Commentary

'A Disgrace To Our Country': Trump Blasts Omar, Says She's 'Lucky To Be Where She Is'

Combined Shape

The animosity between President Donald Trump and “the squad” of far-left members of Congress reached a new level Friday.

During an Oval Office event meant to commemorate the 50th anniversary of the moon landing, Trump called out Democrat Reps. Alexandria Ocasio-Cortez of New York and Ilhan Omar of Minnesota after a reporter asked him to comment.

“I’m not happy with the fact that a congresswoman can say anti-Semitic things,” Trump said, referring to Omar. The liberal immigrant from Somalia was widely criticized over tweets that were seen as anti-Jewish.

“I’m unhappy with the fact that a congresswoman — in this case, a different congresswoman — can call our country and our people garbage,” the president continued. “That’s what I’m unhappy with.”

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Although he didn’t call her out by name, Trump almost certainly was talking about Ocasio-Cortez. Several months ago, the youngest member of Congress implied that the current state of America was “garbage” during remarks in Texas.

“I think all of these things sound radical compared to where we are,” AOC said about her far-left proposals at that time. “But where we are is not a good thing.”

In her view, near-record unemployment rates for minorities, a booming economy, plentiful jobs and violent crime rates that are half what they were in 1990 are “not a good thing,” it seems.

“This idea of 10 percent better from garbage shouldn’t be what we settle for,” Ocasio-Cortez continued. “It feels like moderate is not a stance, it’s just an attitude toward life of like, ‘Meh.'”

Do you think most Americans agree with Trump over Omar?

In addition to slamming the two leftists for their comments, Trump also defended his supporters who chanted “send her back” in reference to Omar, who came to the United States from Somalia and is now facing credible allegations of possibly using a fake marriage to commit immigration fraud.

“Those people in North Carolina, that stadium was packed. It was a record crowd. And I could have filled it 10 times, as you know,” Trump said as Apollo 11 astronauts Michael Collins and Buzz Aldrin looked on. “Those are incredible people, those are incredible patriots.”

“But I’m unhappy when a congresswoman goes and says, ‘I’m gonna be the president’s nightmare.’ She’s going to be the president’s nightmare,” he said, echoing Omar’s words last week.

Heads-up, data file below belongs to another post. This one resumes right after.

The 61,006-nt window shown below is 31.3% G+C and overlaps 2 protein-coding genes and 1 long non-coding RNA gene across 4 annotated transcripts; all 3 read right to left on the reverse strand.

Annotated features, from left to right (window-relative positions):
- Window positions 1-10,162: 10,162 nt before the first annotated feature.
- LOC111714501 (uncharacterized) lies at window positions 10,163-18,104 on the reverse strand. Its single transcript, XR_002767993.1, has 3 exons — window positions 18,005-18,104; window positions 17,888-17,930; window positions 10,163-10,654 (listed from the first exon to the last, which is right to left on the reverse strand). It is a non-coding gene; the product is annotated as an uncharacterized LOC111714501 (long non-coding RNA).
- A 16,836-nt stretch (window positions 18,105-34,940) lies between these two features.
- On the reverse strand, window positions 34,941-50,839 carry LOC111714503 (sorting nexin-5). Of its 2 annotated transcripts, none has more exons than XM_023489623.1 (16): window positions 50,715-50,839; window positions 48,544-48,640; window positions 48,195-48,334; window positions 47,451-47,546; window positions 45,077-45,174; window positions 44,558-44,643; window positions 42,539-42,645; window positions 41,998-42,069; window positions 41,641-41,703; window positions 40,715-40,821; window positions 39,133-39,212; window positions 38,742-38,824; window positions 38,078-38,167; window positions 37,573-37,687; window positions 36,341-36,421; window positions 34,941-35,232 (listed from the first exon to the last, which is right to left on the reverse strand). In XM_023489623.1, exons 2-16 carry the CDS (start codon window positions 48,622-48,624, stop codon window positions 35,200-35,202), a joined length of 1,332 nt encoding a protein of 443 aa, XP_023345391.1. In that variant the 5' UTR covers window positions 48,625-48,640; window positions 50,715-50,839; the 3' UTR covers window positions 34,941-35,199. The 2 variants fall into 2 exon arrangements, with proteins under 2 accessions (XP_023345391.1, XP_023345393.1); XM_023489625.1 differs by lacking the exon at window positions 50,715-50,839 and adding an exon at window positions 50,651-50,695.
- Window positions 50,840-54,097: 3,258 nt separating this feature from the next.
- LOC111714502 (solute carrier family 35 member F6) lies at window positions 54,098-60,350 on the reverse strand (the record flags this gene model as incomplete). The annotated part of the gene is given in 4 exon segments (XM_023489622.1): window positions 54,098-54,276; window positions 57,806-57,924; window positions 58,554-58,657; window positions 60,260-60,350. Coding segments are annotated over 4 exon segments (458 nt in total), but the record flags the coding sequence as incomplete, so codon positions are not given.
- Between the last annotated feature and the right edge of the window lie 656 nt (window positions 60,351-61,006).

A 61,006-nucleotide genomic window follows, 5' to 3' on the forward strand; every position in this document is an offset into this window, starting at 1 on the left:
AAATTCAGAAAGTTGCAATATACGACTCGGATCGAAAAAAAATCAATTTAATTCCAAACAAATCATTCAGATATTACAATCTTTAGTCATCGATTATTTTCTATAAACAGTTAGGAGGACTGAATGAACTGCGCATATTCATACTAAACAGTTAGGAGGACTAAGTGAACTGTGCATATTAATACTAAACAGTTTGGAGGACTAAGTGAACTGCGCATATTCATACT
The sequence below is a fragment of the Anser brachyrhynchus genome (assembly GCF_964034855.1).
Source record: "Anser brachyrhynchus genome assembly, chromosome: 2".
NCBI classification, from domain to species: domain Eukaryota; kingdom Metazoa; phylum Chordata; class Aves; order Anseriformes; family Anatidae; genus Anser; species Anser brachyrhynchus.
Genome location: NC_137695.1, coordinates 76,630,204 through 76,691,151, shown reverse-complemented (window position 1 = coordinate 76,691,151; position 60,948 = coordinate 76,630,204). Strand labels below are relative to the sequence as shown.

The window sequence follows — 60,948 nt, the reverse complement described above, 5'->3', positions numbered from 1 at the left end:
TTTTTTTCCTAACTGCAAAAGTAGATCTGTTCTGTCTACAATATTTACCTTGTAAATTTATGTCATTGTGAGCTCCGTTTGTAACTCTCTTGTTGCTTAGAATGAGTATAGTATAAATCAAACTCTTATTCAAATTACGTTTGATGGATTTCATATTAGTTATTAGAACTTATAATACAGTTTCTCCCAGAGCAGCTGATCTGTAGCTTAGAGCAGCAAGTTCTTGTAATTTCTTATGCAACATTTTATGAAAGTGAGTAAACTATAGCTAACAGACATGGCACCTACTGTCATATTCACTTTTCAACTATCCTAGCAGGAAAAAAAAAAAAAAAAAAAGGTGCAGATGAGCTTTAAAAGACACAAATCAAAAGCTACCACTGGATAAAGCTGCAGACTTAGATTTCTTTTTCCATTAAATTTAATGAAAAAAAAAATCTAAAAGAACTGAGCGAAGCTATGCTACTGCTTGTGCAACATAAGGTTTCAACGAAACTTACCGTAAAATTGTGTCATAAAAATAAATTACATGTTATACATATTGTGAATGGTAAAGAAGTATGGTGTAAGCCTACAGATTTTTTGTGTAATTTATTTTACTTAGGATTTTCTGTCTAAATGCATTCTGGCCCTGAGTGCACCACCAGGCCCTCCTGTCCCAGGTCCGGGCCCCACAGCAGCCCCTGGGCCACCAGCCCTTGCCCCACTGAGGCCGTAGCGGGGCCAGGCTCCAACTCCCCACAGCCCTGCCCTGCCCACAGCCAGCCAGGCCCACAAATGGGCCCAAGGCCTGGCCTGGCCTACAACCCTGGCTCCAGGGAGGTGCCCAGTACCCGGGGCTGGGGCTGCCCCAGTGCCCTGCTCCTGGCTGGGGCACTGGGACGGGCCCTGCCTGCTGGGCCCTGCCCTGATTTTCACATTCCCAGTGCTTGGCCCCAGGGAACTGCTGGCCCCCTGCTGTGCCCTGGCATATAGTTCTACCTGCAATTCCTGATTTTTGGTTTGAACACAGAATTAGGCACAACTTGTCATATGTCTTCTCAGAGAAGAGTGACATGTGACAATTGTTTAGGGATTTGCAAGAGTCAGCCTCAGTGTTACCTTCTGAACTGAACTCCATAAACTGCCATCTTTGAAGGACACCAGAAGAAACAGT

“She’s lucky to be where she is, let me tell you,” Trump continued. “And the things that she has said are a disgrace to our country.”

It’s the last comment that might capture the controversy the most succinctly. While the mudslinging between Trump and “the squad” has gotten ugly in recent days, the president might have his finger on the pulse of American sentiment once again.

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Even though the establishment media are acting like it has a case of the vapors over the president’s comments, they may be hitting their intended mark. Trump has never been eloquent, but what he does well is capture the feelings of many Americans and echo how so many feel.

And no matter how you slice it, Ilhan Omar is lucky to be where she is. We all are.

Coming to America to build a better life — and then becoming a member of Congress — after escaping the violent slums of Mogadishu would give almost anyone else a sense of pride and thankfulness for the United States.

But Omar and AOC don’t come across as grateful. They don’t come across as proud or patriotic Americans. They repeatedly sound bitter that the country that made them household names isn’t perfectly modeled in their far-left image, all while offering laughable “solutions” and pointing fingers.

One side is pledging to make the country great, while the other side implies that America is “garbage.” We’ll know which attitude resonates with the people during the next election, but those on the left may find that “the squad” isn’t nearly as popular as they believe.

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Benjamin Arie is an independent journalist and writer. He has personally covered everything ranging from local crime to the U.S. president as a reporter in Michigan before focusing on national politics. Ben frequently travels to Latin America and has spent years living in Mexico.




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